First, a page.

Ryan McElhany writes about the success of the power concept in marketing, exclusivity and scarcity using children's toys as an example.

If asked to name the top selling girls children's toy from the past year, what would you guess? One might reasonably (but incorrectly) assume Barbie, Goldiblox, or the continued onslaught of Frozen-themed merchandise. But, if you have young daughters or grandchildren, you won't be surprised when I say Shopkins.

For the uninitiated, Shopkins is a collection of miniature versions of boring items you would find in a store. Each anthropomorphized character has a face and a backstory. Jade Spade "really digs gardening." Jingle Purse is "a real shaker and mover, but a little noisy." Handbag Harriet is always "carrying on with her friends."

As I write this, Shopkins are already in their fourth "season." Targeting girls ages 4-9, a new season featuring 148+ new characters is released every six months.

Much like fashion, the toy industry is driven by trends. Two trends in particular — miniatures and collectibles — led Moose Toys to create Shopkins. In their summer introduction, the company sold 65 million products worldwide. The brand also attracted an online fan base, garnering 13 million views on Shopkins webisodes and over 400 million views on Shopkins fan videos. Limited Edition characters, normally retailing for under $3, are selling for up to $1,500 on eBay.

Licensing is underway for Shopkins-inspired bedding, games, plush toys, pajamas, underwear, and swimwear. There is an upcoming series of scented books. McDonald's is giving away giant Shopkins with kids meals. Moose Toys produces over five million toys a week to keep up with demand.

How did Moose Toys achieve such a hit?

Beyond their perfection of three of the four p's of marketing — price, product and place — is the artfulness of Moose's promotion.

Consider the following slogans from their ads and packaging:

  • Once you shop you can’t stop
  • Over 140+ to collect
  • Find the Limited Edition Shopkins
  • 2 Hidden Shopkins
  • 2 Exclusive Shopkins
  • We come in sizes; Cute & Extra Cute
  • 6 Mini Shopkins
  • Most wanted Shopkins

The genius lies in their harnessing two basic power principles: exclusivity and scarcity.

Power Tool 1: Exclusivity

Near the top of

In "5 Psychological Tactics Marketers Use to Influence Consumer Behavior," Fast Company explains other examples of exclusivity.

The U.S. Marines ran a very successful campaign for years with the tagline: "The Few. The Proud." Perhaps the most famous modern example of exclusivity in advertising is the American Express tagline: "Membership has its privileges."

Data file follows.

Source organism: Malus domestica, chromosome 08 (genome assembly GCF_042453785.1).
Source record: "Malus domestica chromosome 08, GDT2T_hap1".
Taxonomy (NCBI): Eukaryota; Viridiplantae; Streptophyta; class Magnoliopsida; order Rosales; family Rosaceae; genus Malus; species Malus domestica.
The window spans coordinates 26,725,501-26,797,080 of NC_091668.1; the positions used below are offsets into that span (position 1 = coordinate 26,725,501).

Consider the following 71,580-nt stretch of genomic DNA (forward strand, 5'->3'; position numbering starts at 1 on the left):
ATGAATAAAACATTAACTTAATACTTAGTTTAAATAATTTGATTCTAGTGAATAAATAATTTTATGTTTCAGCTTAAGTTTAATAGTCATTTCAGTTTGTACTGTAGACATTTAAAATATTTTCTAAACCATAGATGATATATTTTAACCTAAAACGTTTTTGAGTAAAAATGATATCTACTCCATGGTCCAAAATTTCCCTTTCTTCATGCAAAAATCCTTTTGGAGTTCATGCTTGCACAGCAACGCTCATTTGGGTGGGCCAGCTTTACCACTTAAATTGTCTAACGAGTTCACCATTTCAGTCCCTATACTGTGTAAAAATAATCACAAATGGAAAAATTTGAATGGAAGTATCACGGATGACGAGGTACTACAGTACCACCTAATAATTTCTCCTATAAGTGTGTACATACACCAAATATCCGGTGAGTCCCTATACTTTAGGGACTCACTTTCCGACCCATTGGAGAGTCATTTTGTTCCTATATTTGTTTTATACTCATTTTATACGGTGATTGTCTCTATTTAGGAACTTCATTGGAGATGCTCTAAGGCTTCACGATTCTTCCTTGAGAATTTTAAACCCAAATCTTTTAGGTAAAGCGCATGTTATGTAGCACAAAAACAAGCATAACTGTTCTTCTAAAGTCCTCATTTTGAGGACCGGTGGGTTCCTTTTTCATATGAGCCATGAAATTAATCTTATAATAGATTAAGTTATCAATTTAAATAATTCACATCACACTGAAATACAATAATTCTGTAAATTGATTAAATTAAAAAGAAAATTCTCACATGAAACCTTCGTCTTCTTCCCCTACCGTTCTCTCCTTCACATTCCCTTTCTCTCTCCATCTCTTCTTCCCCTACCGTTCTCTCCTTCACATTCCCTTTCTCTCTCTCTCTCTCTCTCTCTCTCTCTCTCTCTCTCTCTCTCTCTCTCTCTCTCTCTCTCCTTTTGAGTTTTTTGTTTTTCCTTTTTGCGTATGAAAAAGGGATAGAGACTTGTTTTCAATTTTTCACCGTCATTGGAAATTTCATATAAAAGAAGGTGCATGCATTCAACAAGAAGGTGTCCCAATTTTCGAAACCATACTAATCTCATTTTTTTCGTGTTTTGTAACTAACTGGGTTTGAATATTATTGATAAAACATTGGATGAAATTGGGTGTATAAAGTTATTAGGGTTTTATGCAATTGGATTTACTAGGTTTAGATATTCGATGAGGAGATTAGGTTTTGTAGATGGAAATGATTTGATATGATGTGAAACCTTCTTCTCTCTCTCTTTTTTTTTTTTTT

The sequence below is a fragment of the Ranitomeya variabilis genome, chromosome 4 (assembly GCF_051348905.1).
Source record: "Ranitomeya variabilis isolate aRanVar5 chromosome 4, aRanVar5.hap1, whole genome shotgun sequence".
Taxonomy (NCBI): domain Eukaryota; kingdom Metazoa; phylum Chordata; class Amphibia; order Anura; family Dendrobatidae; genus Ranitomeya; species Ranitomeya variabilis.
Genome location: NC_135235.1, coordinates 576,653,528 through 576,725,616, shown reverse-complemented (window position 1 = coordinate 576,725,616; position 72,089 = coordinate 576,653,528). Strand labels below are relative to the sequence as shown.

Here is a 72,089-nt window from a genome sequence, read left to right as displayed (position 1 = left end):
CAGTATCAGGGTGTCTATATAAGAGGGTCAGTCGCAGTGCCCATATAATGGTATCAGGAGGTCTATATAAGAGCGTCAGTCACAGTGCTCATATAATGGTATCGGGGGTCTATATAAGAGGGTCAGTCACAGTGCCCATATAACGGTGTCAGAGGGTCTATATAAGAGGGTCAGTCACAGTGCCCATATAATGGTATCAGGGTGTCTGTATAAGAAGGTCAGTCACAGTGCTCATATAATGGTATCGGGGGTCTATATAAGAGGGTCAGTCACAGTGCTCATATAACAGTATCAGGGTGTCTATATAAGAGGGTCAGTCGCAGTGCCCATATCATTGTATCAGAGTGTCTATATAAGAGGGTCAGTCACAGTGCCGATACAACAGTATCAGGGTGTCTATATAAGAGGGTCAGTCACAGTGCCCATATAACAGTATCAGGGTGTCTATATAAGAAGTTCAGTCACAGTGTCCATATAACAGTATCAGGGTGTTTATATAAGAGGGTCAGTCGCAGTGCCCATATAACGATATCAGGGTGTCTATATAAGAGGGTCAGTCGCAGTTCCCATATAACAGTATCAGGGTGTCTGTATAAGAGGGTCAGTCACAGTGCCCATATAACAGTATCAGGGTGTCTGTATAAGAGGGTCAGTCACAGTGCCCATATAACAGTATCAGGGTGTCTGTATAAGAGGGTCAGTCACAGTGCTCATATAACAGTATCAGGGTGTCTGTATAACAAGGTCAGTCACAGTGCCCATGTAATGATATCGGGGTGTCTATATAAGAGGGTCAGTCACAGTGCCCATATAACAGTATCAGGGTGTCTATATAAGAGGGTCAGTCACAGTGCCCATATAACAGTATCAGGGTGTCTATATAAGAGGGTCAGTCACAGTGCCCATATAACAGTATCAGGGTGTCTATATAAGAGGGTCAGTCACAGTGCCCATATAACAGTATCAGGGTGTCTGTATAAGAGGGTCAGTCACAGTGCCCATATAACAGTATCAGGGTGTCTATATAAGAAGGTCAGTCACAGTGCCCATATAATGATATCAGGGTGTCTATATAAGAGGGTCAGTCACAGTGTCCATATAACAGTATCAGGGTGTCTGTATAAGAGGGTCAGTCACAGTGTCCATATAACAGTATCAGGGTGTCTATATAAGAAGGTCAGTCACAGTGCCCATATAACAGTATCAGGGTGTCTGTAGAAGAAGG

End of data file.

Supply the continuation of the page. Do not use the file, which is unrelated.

In the world of 4-9-year-old girls, exclusivity takes a different form. After acquiring an exclusive or limited-edition character, children travel to school and spread the word to their friends. Not to be left out, those friends ardently pursue their own complete collections.

Power Tool 2: Scarcity

Scarcity triggers a related emotional response that increases desire. Humans find it hard to resist things that are scarce. Psychologists explain that if something is only available in limited quantities or for a limited time, our minds use mental shortcuts and assume it is either of higher quality or of higher value because it is harder to get.

Scarcity also fuels fear of loss. People fear missing out on an opportunity. In fact, fear of loss has been shown to be a more powerful motivator than desire for gain.

I use a mobile app called Geek to order technology and fitness products on-the-cheap. After adding an item to my cart, I occasionally see a countdown timer and a message informing me that an extra discount is available if I order in the next 5 minutes. Geek knows that that if a customer decides to leave, they are statistically unlikely to return. This fear of missing out (FOMO) becomes a powerful tool to boost purchases.

Returning to the genius of Shopkins — issuing characters in seasons ensures that a limited quantity is produced. Collectors anxiously await the new season but also know that when production ends on the current season, the opportunity to buy has ended. In essence, all of the characters are limited edition.

How to Apply Exclusivity and Scarcity in Your Marketing Whether using traditional or digital marketing channels, it is easy to incorporate exclusivity and scarcity into your messages.

For products, a limited-time offer may be appropriate. For an event, is there limited seating? For a service like a college, university or pre-school, is enrollment capped or limited to the first 400 applicants? For sales, does the promotional sale end soon?

Just as Moose Toys showcases these messages on their packaging, use premium real estate in your emails, ads and other promotions to drive your customer to action. These messages serve as your key message as well as your call to action.

More About Exclusivity in Marketing

More About Scarcity in Marketing

More About Shopkins

SUBSCRIBE BUTTON

Want more ThoughtHub content?
Join the 3000+ people who receive our newsletter.

*ThoughtHub is provided by SAGU, a private Christian university offering more than 60 Christ-centered academic programs - associates, bachelor's and master's and doctorate degrees in liberal arts and bible and church ministries.